Male Circumcision Does Not Reduce Sexual Satisfaction, Performance, Study Finds
Male circumcision does not reduce levels of sexual desire, satisfaction or performance, according to a study recently published in the British Journal of Urology International, BBC News reports. According to BBC News, the study's findings should eliminate reservations about using the procedure as a method of preventing the spread of HIV (BBC News, 1/7).
For the study, Ronald Gray of Johns Hopkins Bloomberg School of Public Health and colleagues followed 4,456 sexually experienced boys and men ages 15 to 49 in Uganda who were HIV-negative. The researchers randomly assigned 2,210 to be circumcised at the onset of the study, while 2,246 had the procedure delayed for two years. The researchers followed up with both groups at six, 12 and 24 months and compared information on sexual desire, satisfaction and sexual performance. According to Gray, the study was conducted as part of an HIV prevention initiative (Blackwell Publishing release, 1/8).
According to the study, there was little difference between the two groups when they were asked about their sexual desire, satisfaction and performance. The study found that 98.4% of circumcised participants reported satisfaction, compared with 99.9% in the control group, and that 98.6% of the circumcised group reported no problems with their ability to penetrate, compared with 99.4% in the control. Marginally more circumcised participants -- 99.4% -- reported that they had no pain during intercourse, compared with 98.8% of men in the control group, the study found.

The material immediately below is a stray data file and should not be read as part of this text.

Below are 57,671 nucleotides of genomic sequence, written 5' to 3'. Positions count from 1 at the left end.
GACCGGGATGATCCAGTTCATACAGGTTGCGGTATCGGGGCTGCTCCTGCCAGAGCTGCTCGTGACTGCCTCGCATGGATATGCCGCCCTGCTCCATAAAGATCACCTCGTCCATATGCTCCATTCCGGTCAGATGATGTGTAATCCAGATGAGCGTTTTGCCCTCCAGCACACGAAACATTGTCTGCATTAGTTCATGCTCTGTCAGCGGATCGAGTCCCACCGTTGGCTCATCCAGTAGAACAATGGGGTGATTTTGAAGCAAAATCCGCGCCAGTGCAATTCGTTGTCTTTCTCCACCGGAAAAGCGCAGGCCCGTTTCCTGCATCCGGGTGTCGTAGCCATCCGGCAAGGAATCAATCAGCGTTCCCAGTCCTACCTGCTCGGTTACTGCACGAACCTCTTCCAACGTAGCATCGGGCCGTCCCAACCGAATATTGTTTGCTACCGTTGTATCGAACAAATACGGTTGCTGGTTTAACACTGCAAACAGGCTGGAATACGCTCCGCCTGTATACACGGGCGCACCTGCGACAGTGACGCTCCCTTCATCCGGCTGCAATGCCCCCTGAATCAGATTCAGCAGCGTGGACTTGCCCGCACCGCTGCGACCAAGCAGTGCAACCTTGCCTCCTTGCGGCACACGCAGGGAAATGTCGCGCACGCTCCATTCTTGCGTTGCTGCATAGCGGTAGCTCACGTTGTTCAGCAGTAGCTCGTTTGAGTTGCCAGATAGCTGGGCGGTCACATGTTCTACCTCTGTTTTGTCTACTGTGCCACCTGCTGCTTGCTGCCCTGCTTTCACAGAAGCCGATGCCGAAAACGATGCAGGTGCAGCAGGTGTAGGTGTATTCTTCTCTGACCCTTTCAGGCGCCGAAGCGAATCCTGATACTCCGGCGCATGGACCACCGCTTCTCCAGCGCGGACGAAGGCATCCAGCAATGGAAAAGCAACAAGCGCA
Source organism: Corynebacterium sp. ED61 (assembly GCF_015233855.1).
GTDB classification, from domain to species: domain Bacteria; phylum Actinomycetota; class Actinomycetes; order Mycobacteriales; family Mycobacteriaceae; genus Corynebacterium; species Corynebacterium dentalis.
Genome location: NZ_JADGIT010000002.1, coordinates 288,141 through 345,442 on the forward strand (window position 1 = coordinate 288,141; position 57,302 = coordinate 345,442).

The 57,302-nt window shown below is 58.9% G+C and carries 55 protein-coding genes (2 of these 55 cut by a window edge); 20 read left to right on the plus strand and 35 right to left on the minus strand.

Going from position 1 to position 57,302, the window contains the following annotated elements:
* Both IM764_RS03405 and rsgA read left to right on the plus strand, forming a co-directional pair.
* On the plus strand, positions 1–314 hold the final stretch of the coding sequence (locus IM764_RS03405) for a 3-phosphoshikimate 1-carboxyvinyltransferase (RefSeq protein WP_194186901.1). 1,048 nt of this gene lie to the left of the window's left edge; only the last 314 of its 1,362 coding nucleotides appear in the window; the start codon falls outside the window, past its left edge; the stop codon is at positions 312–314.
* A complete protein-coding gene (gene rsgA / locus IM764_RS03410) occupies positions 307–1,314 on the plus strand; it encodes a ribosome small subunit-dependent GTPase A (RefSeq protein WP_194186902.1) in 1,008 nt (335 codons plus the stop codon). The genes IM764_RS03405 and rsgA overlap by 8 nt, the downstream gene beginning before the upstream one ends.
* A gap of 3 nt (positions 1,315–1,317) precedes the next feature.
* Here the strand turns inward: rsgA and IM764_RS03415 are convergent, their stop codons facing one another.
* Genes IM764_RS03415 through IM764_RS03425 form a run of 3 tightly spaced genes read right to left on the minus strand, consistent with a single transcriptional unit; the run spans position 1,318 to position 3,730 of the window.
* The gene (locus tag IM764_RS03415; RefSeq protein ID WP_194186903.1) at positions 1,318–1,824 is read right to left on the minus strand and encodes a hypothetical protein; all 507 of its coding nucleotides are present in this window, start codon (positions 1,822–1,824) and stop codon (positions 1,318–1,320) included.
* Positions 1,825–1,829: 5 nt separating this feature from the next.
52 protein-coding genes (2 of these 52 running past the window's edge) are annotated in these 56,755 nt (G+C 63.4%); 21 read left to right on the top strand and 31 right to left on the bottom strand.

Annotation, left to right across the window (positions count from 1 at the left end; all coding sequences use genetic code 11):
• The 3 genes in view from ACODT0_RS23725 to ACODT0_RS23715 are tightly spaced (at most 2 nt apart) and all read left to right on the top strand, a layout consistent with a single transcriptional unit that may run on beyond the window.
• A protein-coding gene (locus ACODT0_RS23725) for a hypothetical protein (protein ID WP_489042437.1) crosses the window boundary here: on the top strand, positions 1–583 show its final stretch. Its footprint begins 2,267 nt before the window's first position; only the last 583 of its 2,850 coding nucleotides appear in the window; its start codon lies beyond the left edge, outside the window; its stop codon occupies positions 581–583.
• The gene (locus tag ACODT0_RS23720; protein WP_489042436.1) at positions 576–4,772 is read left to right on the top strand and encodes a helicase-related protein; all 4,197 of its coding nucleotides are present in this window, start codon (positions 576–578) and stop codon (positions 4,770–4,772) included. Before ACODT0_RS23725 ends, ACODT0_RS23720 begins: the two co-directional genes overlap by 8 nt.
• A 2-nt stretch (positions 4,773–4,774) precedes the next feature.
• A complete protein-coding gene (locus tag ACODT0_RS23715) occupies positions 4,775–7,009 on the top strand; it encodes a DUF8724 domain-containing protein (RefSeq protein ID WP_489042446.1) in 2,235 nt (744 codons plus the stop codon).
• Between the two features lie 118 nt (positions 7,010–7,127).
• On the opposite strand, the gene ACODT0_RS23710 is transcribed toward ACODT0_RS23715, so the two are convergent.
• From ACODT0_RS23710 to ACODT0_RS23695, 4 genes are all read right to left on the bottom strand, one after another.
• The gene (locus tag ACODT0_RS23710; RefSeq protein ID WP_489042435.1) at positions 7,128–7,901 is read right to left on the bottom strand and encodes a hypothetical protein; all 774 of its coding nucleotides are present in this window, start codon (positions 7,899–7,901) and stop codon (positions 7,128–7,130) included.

Gray said that the "study clearly shows that being circumcised did not have an adverse effect on the men who underwent the procedure when we compared them with the men who had not yet received surgery." He added, "Other studies already show that being able to reassure men that the procedure won't affect sexual satisfaction or performance makes them much more likely to be circumcised."
Some groups have warned against using circumcision as a primary HIV prevention method, BBC News reports. Deborah Jack, chief executive of the National AIDS Trust, said, "There is a fear that people that have been circumcised will feel they are protected when they are not." She added, "Condoms remain the best way of preventing HIV through sexual intercourse." According to Jack, research into HIV transmission and circumcision has been "limited in its scope," and further research into new methods and vaccines still is needed (BBC News, 1/7). John Fitzpatrick of University College Dublin, who also serves as editor of BJU International, said, "We believe that these findings are very important as they can be used to support public health messages that promote circumcision as an effective way of reducing HIV transmission" (Blackwell release, 1/8).